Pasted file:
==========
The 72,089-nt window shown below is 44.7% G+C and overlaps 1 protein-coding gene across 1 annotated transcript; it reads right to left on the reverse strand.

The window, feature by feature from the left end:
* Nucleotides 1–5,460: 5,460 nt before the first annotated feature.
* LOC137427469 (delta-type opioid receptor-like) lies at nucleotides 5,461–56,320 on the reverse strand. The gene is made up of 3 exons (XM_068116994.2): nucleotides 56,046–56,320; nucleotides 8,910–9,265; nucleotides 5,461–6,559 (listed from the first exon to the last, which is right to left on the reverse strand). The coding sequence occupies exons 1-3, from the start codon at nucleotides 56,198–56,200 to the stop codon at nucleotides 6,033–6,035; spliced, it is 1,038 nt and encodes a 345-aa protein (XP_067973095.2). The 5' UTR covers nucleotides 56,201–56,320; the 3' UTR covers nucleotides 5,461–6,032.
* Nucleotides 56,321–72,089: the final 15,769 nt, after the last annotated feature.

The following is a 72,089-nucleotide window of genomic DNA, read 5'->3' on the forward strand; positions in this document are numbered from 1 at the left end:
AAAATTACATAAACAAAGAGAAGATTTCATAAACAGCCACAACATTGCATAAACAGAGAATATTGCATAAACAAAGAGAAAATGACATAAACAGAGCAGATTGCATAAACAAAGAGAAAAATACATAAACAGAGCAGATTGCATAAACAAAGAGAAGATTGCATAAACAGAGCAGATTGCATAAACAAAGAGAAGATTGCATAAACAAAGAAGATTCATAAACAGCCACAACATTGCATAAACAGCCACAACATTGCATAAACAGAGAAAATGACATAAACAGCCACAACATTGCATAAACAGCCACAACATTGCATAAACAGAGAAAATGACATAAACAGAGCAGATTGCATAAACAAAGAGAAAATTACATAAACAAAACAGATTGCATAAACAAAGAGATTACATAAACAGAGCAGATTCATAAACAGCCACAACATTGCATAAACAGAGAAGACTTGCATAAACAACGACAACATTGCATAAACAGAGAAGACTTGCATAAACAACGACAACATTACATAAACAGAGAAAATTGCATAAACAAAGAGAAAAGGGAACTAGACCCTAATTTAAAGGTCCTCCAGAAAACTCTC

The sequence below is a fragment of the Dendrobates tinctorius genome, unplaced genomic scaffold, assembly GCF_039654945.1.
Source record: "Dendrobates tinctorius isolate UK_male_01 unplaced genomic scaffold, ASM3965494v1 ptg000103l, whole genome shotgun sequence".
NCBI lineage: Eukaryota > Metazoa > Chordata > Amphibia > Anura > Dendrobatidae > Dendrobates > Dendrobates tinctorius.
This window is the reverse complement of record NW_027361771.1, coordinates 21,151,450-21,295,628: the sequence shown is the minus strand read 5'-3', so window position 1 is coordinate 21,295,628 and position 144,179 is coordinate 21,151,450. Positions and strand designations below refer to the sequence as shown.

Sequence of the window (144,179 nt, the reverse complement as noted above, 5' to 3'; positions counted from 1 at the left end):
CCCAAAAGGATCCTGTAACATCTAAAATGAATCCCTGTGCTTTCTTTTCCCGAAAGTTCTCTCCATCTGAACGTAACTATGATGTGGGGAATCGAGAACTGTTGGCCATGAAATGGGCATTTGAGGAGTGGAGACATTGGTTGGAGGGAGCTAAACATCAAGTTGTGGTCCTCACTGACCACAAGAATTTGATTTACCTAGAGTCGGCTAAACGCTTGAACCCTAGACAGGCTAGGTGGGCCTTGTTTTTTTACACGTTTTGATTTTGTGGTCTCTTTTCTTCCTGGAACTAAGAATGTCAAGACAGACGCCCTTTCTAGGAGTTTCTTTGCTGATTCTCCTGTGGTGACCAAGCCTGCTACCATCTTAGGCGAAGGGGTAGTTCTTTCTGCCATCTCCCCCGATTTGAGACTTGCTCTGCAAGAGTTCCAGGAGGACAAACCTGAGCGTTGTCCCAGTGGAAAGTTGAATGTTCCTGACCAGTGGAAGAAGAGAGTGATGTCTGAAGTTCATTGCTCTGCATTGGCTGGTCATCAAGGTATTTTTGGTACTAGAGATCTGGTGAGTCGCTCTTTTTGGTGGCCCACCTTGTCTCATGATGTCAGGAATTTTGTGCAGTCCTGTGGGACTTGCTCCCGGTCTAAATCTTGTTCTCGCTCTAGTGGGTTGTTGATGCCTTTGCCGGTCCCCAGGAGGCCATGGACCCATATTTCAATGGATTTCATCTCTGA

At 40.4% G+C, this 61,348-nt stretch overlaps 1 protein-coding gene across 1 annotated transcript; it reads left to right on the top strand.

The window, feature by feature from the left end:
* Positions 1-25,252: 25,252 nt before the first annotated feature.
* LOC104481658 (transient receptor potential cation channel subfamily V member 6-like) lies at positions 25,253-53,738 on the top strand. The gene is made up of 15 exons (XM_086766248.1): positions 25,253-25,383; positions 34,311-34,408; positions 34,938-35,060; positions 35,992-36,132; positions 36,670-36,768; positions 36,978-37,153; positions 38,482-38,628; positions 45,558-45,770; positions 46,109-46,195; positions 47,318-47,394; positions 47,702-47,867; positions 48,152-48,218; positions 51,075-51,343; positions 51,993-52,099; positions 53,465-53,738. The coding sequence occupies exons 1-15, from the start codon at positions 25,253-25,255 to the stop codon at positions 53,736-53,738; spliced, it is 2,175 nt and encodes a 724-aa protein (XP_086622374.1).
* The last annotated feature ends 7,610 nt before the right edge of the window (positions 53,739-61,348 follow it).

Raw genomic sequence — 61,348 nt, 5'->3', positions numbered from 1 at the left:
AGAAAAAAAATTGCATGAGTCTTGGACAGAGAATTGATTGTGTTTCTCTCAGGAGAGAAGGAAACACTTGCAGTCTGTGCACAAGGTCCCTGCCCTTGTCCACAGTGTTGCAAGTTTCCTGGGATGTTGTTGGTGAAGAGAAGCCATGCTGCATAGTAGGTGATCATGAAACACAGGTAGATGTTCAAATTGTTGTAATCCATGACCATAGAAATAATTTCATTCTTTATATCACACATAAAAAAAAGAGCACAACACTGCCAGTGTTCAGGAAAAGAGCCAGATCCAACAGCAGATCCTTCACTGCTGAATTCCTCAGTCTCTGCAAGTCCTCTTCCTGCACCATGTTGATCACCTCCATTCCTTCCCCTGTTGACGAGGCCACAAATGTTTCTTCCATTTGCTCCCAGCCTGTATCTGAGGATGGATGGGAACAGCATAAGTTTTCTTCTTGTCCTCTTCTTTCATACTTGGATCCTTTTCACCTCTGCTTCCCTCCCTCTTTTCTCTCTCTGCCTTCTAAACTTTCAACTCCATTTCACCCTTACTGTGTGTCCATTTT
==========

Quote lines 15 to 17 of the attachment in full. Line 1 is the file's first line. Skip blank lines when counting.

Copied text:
The window, feature by feature from the left end:
* Positions 1-25,252: 25,252 nt before the first annotated feature.
* LOC104481658 (transient receptor potential cation channel subfamily V member 6-like) lies at positions 25,253-53,738 on the top strand. The gene is made up of 15 exons (XM_086766248.1): positions 25,253-25,383; positions 34,311-34,408; positions 34,938-35,060; positions 35,992-36,132; positions 36,670-36,768; positions 36,978-37,153; positions 38,482-38,628; positions 45,558-45,770; positions 46,109-46,195; positions 47,318-47,394; positions 47,702-47,867; positions 48,152-48,218; positions 51,075-51,343; positions 51,993-52,099; positions 53,465-53,738. The coding sequence occupies exons 1-15, from the start codon at positions 25,253-25,255 to the stop codon at positions 53,736-53,738; spliced, it is 2,175 nt and encodes a 724-aa protein (XP_086622374.1).